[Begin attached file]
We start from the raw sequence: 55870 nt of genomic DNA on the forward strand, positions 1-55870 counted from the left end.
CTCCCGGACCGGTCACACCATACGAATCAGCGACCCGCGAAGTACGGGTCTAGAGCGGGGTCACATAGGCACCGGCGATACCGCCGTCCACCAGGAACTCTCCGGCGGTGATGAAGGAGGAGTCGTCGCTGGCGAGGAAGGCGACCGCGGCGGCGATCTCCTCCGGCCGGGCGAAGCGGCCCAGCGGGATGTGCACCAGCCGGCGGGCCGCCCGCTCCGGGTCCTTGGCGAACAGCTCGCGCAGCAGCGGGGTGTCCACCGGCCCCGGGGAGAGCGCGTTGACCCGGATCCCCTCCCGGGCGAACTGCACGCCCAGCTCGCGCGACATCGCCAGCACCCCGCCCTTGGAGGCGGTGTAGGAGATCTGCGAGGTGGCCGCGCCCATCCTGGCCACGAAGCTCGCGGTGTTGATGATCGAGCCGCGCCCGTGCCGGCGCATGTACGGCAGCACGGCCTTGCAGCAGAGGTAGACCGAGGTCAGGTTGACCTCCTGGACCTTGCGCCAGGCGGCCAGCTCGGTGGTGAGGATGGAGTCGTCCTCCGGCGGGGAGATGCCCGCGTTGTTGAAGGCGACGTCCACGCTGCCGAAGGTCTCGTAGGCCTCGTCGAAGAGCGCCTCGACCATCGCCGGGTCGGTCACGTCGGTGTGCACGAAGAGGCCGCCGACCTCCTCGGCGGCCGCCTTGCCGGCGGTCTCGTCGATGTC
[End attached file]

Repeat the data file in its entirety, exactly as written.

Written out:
We start from the raw sequence: 55870 nt of genomic DNA on the forward strand, positions 1-55870 counted from the left end.
CTCCCGGACCGGTCACACCATACGAATCAGCGACCCGCGAAGTACGGGTCTAGAGCGGGGTCACATAGGCACCGGCGATACCGCCGTCCACCAGGAACTCTCCGGCGGTGATGAAGGAGGAGTCGTCGCTGGCGAGGAAGGCGACCGCGGCGGCGATCTCCTCCGGCCGGGCGAAGCGGCCCAGCGGGATGTGCACCAGCCGGCGGGCCGCCCGCTCCGGGTCCTTGGCGAACAGCTCGCGCAGCAGCGGGGTGTCCACCGGCCCCGGGGAGAGCGCGTTGACCCGGATCCCCTCCCGGGCGAACTGCACGCCCAGCTCGCGCGACATCGCCAGCACCCCGCCCTTGGAGGCGGTGTAGGAGATCTGCGAGGTGGCCGCGCCCATCCTGGCCACGAAGCTCGCGGTGTTGATGATCGAGCCGCGCCCGTGCCGGCGCATGTACGGCAGCACGGCCTTGCAGCAGAGGTAGACCGAGGTCAGGTTGACCTCCTGGACCTTGCGCCAGGCGGCCAGCTCGGTGGTGAGGATGGAGTCGTCCTCCGGCGGGGAGATGCCCGCGTTGTTGAAGGCGACGTCCACGCTGCCGAAGGTCTCGTAGGCCTCGTCGAAGAGCGCCTCGACCATCGCCGGGTCGGTCACGTCGGTGTGCACGAAGAGGCCGCCGACCTCCTCGGCGGCCGCCTTGCCGGCGGTCTCGTCGATGTC